The switch to digital information came quickly for the libraries, but scientists were a little reluctant to let go of print. Now students and scientists are hard pressed to imagine going back to print journals. That switch allowed Janet and her dedicated staff to consider removing long physical runs of journals and open space up for different uses. In 2014, the Guin Library was remodeled to increase meeting room space and to take advantage of the wonderful natural light for better study areas.
The 2014 remodel was possible due to Marilyn Guin’s legacy. She left her house to HMSC and when it was decided that it would be better to sell it, the proceeds were dedicated to library needs. These funds helped reconfigure the spaces to meet current needs.
In January 2015, Janet retired just as the Marine Studies Initiative was gaining momentum. Mary Markland took over leadership of the Guin Library. Mary came to Guin Library with an extensive background in science librarianship and a long-held interest in the marine sciences. She had always dreamed of working at a marine research facility and was familiar with the HMSC as a tourist to the Oregon coast. It seemed like a grand opportunity for her. She is focused on envisioning the library in light of the OSU Marine Studies Initiative that is projected to bring hundreds of new undergraduate students to HMSC to study and experience the coast across disciplines. Consequently, she is looking at how undergraduate students study and research. She is tuned into their need for both intellectual encouragement and relaxation. Simple changes such as changing furniture to accommodate small groups and relaxed conversation demonstrate her eye for the evolving library.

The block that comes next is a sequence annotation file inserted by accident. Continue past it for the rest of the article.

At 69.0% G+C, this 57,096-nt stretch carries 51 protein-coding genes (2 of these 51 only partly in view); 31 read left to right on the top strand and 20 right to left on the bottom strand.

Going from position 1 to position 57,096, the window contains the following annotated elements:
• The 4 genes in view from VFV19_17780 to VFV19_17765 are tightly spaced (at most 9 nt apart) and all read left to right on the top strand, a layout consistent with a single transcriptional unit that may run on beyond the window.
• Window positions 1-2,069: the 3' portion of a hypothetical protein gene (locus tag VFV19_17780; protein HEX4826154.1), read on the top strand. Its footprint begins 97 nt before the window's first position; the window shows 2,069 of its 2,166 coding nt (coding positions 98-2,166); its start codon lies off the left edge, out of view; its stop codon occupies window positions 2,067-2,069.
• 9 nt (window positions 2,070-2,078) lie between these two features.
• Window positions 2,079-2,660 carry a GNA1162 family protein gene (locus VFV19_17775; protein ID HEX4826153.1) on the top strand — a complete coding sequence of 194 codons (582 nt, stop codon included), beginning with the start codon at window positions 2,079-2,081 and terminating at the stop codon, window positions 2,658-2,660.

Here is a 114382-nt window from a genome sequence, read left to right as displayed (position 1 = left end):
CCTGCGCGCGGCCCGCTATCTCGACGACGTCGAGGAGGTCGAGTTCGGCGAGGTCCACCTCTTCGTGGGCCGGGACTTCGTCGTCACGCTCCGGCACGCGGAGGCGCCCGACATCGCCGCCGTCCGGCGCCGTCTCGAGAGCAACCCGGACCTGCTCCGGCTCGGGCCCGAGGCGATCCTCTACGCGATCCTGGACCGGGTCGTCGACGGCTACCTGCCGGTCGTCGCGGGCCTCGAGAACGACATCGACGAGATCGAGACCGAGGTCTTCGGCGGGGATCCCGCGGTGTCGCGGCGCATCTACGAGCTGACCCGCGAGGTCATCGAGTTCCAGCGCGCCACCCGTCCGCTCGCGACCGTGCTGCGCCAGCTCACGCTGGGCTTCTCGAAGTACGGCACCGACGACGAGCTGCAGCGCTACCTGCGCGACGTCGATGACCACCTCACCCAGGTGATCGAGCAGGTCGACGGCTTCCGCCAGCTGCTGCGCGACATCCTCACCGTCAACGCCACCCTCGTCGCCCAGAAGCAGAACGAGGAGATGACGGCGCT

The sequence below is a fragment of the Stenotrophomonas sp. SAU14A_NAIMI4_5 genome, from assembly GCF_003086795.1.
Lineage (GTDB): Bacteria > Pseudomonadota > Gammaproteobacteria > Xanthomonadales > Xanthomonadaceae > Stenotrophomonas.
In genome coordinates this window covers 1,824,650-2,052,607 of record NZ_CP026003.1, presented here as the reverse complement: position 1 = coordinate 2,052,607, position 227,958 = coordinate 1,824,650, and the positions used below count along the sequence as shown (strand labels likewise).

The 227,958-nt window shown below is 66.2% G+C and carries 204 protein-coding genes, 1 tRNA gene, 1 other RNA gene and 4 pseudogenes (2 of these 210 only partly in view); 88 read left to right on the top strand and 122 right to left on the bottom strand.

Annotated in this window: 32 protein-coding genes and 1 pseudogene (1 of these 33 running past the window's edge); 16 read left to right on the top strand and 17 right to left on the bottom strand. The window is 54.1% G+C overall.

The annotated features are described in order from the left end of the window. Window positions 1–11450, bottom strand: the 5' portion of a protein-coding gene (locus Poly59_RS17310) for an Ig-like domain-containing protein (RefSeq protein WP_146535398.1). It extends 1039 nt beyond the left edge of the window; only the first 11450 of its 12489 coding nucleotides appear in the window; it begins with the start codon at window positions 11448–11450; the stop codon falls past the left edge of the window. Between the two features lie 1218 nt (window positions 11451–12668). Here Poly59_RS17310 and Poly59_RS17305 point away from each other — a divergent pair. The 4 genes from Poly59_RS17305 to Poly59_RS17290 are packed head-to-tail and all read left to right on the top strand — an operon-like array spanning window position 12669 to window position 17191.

The library ecosystem has evolved from a place for books and journals to a place for people to meet, study and talk. Its services have changed from accommodating circulation of print material to facilitating access to digital information.
Through all of this, the librarians and library staff of the Guin Library have emphasized that the library is a visible and vital part of HMSC and beyond. It’s important to emphasize that while the professional librarians have guided the development of the library ecosystem, the small but mighty staff have been instrumental in keeping the system moving forward.